Listed in alphabetical order:
Always Daddy's Princess
Karen Kingsbury (author); Valeria Docampo (illustrator); published by Zonderkidz, a trademark of Zondervan
Summary: In simple rhyme, a daddy rejoices over the birth of his daughter. He shares special moments with her as she grows — tea parties, soccer games, learning to drive, prom and her wedding. Letting his daughter go as she becomes an adult is bittersweet, but he soon delights in a second princess — his granddaughter.
Christian beliefs: Many pages include Scripture verses relevant to the daughter's hobbies or stage of life. The father prays for his daughter as she becomes a young woman.
Authority roles: Daddy is loving, attentive and supportive of his daughter's activities as she grows. Mom also appears on the sidelines of soccer games, helps dress her daughter for prom and celebrates at her wedding.
by Angie Smith (author); Breezy Brookshire (illustrator); published by B&H Publishing Group
Summary: A stuffed bunny lives in a toy store barrel for a long time, believing no one wants her because of the smudge mark over her heart. When a girl named Caroline adopts her and names her Audrey, the bunny still feels she must conceal her mark or be sent back to the store. Caroline takes Audrey to school for show-and-tell, and the bunny fears that she won't be able to hide her secret imperfection. Then Caroline reveals to her class that Audrey's mark was the very thing that let her know the bunny was meant for her. Caroline tells Audrey she loves her, and the mark makes her beautiful.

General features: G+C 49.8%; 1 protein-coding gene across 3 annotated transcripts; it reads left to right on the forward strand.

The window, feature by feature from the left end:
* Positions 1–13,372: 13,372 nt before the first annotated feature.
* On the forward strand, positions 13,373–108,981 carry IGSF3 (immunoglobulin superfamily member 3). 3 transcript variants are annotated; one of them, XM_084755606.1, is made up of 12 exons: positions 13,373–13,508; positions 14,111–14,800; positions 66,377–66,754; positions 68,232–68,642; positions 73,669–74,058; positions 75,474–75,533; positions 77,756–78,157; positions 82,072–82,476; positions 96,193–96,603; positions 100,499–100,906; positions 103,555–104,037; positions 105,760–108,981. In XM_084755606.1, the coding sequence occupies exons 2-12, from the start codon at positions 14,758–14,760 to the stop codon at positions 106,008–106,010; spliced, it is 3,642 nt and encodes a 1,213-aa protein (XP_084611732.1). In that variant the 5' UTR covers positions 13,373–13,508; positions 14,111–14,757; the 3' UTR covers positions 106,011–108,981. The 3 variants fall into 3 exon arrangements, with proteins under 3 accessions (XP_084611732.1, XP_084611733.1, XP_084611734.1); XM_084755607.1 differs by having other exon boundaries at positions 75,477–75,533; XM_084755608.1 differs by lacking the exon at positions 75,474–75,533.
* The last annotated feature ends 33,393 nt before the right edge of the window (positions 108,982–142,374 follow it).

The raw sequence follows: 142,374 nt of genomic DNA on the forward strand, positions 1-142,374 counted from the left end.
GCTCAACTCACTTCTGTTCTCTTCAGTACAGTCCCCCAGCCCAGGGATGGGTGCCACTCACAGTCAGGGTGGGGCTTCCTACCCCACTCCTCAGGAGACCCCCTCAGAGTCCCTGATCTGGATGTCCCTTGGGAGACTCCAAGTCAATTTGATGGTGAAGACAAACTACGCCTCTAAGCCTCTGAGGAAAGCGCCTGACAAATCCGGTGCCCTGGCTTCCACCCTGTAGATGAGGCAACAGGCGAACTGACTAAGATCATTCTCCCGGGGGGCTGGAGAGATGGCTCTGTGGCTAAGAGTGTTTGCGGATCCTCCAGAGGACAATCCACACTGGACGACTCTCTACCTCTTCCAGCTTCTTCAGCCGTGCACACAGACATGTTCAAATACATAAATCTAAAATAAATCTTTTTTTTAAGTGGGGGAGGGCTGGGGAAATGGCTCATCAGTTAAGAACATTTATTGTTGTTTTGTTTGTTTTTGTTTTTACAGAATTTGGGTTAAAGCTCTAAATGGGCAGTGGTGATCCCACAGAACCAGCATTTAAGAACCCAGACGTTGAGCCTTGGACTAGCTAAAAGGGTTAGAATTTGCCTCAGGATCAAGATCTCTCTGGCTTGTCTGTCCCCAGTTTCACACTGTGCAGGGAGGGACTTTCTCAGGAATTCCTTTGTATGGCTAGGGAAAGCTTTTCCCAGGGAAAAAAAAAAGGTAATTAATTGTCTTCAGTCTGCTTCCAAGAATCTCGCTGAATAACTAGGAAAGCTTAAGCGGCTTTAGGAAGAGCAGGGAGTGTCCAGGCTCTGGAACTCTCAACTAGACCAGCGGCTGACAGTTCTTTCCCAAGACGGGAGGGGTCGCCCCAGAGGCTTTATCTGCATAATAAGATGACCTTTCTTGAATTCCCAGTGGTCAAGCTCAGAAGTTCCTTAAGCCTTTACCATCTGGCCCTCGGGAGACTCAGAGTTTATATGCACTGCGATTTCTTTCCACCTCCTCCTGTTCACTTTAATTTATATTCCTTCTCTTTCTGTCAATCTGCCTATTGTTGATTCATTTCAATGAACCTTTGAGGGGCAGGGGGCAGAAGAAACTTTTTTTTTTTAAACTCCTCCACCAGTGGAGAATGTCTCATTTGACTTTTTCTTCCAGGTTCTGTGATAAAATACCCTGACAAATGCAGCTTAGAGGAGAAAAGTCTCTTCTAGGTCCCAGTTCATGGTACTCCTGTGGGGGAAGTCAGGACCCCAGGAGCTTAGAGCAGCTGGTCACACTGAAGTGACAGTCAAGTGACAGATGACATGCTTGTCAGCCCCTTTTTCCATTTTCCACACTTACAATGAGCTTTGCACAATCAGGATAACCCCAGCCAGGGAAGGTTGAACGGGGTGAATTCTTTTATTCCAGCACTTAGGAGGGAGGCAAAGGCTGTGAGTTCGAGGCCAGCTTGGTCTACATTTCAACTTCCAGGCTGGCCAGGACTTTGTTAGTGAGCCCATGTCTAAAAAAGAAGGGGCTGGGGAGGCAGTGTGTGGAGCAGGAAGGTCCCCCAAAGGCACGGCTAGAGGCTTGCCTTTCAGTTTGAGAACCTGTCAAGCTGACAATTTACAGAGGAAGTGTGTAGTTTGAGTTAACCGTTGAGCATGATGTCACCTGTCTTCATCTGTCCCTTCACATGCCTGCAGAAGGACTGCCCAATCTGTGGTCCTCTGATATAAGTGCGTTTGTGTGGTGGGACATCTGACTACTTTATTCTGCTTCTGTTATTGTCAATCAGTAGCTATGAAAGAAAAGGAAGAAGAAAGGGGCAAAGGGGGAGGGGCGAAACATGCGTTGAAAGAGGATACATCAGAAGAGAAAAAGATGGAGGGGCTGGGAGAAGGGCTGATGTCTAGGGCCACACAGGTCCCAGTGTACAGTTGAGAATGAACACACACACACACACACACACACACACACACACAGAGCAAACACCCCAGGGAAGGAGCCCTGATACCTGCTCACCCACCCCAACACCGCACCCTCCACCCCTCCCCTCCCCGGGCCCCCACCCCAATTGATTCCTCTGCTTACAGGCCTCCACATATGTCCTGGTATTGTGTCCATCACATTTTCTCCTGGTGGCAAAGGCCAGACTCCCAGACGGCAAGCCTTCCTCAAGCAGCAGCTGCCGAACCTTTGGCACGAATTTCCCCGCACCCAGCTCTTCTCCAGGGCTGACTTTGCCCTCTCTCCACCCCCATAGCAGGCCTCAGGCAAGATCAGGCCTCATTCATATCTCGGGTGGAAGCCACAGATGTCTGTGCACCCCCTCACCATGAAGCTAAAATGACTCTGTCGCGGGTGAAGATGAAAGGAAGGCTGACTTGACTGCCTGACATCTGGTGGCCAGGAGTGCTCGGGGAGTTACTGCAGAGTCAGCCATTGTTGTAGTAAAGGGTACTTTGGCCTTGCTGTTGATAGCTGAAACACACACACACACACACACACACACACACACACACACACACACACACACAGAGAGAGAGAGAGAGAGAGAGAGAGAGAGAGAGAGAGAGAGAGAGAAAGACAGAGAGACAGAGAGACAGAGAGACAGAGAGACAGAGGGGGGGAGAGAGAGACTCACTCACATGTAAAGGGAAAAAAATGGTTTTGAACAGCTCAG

Christian beliefs: The book ends with verses from Psalms about being wonderfully made and includes discussion questions about God's view of our imperfections.
Authority roles: Mom smiles and holds her daughter's hand as she takes Caroline to the toy store to pick out a stuffed animal.
The Circle Maker for Kids: One Prayer Can Change Everything
by Mark Batterson; Antonio Javier Caparo (illustrator); published by Zonderkidz, a trademark of Zondervan
Summary: Taken from a story found in the Talmud, it has not rained in Israel for a year, and people are losing faith in God. They consult an old man named Honi. The people watch as Honi draws a circle in the dirt. He prays, saying he will not leave the circle until it rains. At first, too little rain comes, then too much. Honi faithfully remains in the circle until the grateful people get the rain they need. The story says that his bold prayer reached the heart of God, opening the heavens with rain. After that day, people draw circles and pray whenever they need a miracle.
Christian beliefs: Honi teaches the people to pray with humble hearts because one prayer can change everything. He shows them that God honors bold prayers because bold prayers honor God.
Authority roles: Honi demonstrates unwavering trust in God. God shows His faithfulness by answering the people's prayers and providing just what they need.
by Emma Dodd (author/illustrator); published by Templar Books, an imprint of Candlewick Press